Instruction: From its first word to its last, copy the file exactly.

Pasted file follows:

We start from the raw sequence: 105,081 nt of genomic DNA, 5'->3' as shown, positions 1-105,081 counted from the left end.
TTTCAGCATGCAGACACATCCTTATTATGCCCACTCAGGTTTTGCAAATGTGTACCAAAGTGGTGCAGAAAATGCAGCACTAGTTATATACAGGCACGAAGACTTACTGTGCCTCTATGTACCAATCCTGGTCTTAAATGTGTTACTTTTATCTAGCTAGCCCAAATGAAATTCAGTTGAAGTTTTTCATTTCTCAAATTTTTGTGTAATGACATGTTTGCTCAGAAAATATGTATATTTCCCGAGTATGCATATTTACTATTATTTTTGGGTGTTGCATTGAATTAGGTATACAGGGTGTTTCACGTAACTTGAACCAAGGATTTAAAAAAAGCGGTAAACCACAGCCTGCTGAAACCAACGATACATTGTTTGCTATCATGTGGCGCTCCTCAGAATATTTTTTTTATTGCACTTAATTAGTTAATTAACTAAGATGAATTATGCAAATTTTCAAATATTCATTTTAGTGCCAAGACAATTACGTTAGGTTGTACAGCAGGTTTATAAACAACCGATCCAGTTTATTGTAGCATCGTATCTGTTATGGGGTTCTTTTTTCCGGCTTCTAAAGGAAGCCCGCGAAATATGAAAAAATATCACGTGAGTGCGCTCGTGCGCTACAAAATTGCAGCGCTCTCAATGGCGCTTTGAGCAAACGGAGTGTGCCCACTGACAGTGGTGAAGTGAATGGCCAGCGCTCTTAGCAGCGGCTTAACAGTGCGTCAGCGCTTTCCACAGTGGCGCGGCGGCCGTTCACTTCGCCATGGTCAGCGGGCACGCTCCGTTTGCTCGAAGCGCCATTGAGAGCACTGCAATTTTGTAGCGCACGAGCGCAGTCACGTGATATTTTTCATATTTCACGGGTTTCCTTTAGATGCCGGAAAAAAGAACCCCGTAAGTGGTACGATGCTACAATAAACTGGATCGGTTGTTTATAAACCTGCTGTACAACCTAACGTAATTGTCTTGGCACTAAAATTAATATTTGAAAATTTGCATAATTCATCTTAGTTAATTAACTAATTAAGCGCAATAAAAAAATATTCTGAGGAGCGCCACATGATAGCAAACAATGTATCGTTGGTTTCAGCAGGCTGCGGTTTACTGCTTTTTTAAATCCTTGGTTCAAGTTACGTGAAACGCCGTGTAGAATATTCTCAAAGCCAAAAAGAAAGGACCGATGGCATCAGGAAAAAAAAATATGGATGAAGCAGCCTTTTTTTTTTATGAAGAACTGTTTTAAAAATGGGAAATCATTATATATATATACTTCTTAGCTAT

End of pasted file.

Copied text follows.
We start from the raw sequence: 105,081 nt of genomic DNA, 5'->3' as shown, positions 1-105,081 counted from the left end.
TTTCAGCATGCAGACACATCCTTATTATGCCCACTCAGGTTTTGCAAATGTGTACCAAAGTGGTGCAGAAAATGCAGCACTAGTTATATACAGGCACGAAGACTTACTGTGCCTCTATGTACCAATCCTGGTCTTAAATGTGTTACTTTTATCTAGCTAGCCCAAATGAAATTCAGTTGAAGTTTTTCATTTCTCAAATTTTTGTGTAATGACATGTTTGCTCAGAAAATATGTATATTTCCCGAGTATGCATATTTACTATTATTTTTGGGTGTTGCATTGAATTAGGTATACAGGGTGTTTCACGTAACTTGAACCAAGGATTTAAAAAAAGCGGTAAACCACAGCCTGCTGAAACCAACGATACATTGTTTGCTATCATGTGGCGCTCCTCAGAATATTTTTTTTATTGCACTTAATTAGTTAATTAACTAAGATGAATTATGCAAATTTTCAAATATTCATTTTAGTGCCAAGACAATTACGTTAGGTTGTACAGCAGGTTTATAAACAACCGATCCAGTTTATTGTAGCATCGTATCTGTTATGGGGTTCTTTTTTCCGGCTTCTAAAGGAAGCCCGCGAAATATGAAAAAATATCACGTGAGTGCGCTCGTGCGCTACAAAATTGCAGCGCTCTCAATGGCGCTTTGAGCAAACGGAGTGTGCCCACTGACAGTGGTGAAGTGAATGGCCAGCGCTCTTAGCAGCGGCTTAACAGTGCGTCAGCGCTTTCCACAGTGGCGCGGCGGCCGTTCACTTCGCCATGGTCAGCGGGCACGCTCCGTTTGCTCGAAGCGCCATTGAGAGCACTGCAATTTTGTAGCGCACGAGCGCAGTCACGTGATATTTTTCATATTTCACGGGTTTCCTTTAGATGCCGGAAAAAAGAACCCCGTAAGTGGTACGATGCTACAATAAACTGGATCGGTTGTTTATAAACCTGCTGTACAACCTAACGTAATTGTCTTGGCACTAAAATTAATATTTGAAAATTTGCATAATTCATCTTAGTTAATTAACTAATTAAGCGCAATAAAAAAATATTCTGAGGAGCGCCACATGATAGCAAACAATGTATCGTTGGTTTCAGCAGGCTGCGGTTTACTGCTTTTTTAAATCCTTGGTTCAAGTTACGTGAAACGCCGTGTAGAATATTCTCAAAGCCAAAAAGAAAGGACCGATGGCATCAGGAAAAAAAAATATGGATGAAGCAGCCTTTTTTTTTTATGAAGAACTGTTTTAAAAATGGGAAATCATTATATATATATACTTCTTAGCTAT